I maintained a calm tone, “You’re right. I’m a little lost. Probably a lot. Most of us are a bit lost, Bianca. Most of us grope our way blindly through life. Do you think it’s easy for me not to tear out the throat of someone who truly crosses me? I don’t because I mustn’t. We must maintain control. And if you can’t see the blessings you truly have here then you need to look a little deeper.”

She mumbled something that sounded rather unladylike and I continued, “You have those performances you want to do, at least it seems you’re moving that way, anyway. You have work to throw yourself into. And you’ve made and excellent start of it.”

She nodded and shrugged, “Yes, I’ll be busy, but will I be happy?” and then she shook her head in frustration, “I guess there’s only one way to find out…” She placed her hands on her hips and looked at me, frowning slightly. I nodded in agreement, “And if that doesn’t work, move to something else you love. And if you can find someone who makes you happy, then all the better.”

She looked like she bit her tongue but agreed, “Perhaps someday I will be that lucky.” I nodded in agreement, “We should all be so lucky. Until that day, if you feel the urge to become… uncivilized, please don’t hesitate to find me.”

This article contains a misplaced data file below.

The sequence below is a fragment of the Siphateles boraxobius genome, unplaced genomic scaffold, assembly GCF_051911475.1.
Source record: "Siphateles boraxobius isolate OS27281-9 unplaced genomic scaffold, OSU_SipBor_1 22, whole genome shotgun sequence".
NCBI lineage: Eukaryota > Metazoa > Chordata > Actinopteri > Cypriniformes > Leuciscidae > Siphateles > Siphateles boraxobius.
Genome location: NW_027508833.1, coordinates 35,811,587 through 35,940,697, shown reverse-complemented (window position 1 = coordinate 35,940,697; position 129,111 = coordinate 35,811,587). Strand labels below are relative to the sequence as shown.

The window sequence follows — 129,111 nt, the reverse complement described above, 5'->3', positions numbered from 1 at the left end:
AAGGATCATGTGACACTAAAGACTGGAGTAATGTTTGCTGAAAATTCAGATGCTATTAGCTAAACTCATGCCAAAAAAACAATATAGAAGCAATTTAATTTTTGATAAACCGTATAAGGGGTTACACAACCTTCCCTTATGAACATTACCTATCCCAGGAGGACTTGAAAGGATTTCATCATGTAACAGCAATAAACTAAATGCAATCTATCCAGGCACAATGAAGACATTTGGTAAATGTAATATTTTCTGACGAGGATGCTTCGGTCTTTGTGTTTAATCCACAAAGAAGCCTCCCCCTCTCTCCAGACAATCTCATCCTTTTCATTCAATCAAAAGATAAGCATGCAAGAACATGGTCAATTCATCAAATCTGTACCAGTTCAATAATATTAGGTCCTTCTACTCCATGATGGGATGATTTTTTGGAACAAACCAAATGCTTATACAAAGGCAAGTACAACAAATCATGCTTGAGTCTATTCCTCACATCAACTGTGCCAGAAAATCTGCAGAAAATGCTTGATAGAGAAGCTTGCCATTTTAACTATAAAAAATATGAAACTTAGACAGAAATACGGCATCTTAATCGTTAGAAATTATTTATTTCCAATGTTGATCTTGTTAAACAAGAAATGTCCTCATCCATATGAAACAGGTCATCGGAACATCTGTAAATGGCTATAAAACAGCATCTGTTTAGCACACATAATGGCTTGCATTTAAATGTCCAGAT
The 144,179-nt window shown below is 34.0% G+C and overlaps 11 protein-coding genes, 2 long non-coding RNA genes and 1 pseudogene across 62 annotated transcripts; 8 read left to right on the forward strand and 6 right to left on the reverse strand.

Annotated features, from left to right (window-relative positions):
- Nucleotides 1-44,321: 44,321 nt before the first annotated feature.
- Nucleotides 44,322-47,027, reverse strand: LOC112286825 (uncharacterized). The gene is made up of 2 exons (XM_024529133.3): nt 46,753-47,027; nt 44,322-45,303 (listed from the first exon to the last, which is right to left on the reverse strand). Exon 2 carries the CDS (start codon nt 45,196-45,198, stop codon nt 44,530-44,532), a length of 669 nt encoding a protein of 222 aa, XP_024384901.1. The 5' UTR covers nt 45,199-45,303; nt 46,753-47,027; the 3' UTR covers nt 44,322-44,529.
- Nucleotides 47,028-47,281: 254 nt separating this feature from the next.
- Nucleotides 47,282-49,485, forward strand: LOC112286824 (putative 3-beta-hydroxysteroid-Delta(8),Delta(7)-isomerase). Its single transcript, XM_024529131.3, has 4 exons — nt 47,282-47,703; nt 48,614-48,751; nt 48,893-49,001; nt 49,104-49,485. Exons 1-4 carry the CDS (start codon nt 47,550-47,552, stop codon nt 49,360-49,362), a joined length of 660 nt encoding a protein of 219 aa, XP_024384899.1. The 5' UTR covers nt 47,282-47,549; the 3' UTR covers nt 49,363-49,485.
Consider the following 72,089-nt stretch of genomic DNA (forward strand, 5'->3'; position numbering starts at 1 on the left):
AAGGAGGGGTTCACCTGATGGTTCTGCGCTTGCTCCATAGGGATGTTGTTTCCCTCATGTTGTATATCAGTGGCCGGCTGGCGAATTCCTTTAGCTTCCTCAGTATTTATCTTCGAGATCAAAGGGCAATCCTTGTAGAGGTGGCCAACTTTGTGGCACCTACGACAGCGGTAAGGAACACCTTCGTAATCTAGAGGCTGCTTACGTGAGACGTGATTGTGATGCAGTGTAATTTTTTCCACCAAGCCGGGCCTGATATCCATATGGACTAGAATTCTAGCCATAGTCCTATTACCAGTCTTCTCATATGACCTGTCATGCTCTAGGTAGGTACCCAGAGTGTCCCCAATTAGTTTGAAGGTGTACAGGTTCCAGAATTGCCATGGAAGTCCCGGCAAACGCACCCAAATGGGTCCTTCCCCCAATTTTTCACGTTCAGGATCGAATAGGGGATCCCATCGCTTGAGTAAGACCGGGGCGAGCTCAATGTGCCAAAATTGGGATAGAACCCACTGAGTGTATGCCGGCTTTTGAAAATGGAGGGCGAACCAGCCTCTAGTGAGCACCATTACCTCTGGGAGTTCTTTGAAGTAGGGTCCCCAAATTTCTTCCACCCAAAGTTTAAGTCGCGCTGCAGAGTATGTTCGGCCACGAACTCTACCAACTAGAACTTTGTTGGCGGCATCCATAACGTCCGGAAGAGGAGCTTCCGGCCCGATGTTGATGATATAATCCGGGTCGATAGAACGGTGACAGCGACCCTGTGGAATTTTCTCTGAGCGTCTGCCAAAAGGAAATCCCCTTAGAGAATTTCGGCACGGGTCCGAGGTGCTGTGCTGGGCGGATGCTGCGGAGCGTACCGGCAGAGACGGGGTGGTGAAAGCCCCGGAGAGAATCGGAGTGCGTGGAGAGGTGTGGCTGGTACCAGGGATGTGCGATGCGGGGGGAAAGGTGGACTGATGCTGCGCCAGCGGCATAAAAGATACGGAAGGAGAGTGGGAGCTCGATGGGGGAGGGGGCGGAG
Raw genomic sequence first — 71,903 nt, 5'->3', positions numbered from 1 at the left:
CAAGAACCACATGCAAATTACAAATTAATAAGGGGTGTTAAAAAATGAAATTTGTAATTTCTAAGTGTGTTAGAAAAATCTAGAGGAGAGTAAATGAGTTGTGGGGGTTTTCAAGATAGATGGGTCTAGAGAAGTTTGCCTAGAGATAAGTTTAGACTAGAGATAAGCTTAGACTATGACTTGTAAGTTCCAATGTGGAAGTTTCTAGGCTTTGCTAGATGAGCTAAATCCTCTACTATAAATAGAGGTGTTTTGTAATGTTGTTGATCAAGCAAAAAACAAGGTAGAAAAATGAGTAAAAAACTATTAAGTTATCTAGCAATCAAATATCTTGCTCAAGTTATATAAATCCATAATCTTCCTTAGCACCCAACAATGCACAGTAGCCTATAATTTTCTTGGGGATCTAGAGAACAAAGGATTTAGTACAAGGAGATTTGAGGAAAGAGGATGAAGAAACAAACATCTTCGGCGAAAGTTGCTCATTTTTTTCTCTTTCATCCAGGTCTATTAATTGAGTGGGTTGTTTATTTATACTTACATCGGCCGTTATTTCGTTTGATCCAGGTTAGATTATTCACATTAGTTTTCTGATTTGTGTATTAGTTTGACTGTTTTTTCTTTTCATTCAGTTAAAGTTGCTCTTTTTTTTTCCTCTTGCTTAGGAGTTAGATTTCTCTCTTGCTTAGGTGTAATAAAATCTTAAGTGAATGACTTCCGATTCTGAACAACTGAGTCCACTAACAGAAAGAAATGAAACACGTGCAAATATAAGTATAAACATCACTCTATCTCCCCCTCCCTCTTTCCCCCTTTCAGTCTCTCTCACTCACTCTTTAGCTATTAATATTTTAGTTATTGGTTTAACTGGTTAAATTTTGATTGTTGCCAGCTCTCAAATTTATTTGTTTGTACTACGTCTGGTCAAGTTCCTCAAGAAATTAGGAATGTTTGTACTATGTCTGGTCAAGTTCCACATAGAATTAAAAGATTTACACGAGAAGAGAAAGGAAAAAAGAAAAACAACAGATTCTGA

We exchanged goodbyes and parted ways that night. Well, sort of. The building next to hers granted access to the roof and so I crept up top and settled in, watching the hostel, now performance theatre, closely. I felt I had to watch her for own sake as well as everyone else’s.

As I watched the lights finally go out I reflected on all we had said, especially our little social morality talk. A week ago I would have believed everything I had said and even tonight some of those higher ideals were necessary. But I had opened some old wounds to bring her back and now those words seemed a little too sweet, not quite true. I was emotionally drained after our encounter and I began to think that maybe there was a façade hiding the ‘real’ me. Or maybe I was just exhausted. A good night’s sleep would probably have me back to my normal self, whatever that is.

Of course, I didn’t get a chance to sleep much the following few days. I grabbed naps where I could but my goal was to watch out for Bianca. Sure enough thought she made herself busy with the theatre and the opening of a new shop dealing in Arabian wares. Once again I ran into her when I could, hoping not to show how utterly tired I was and passing it off as an all night bender when she noticed.

After several days I finally returned to my lab and slept my first full night, relatively certain she was going to make it. It was a risk but it really seemed she had turned a corner. And then I learned Armand Foehammer had returned to Babbage.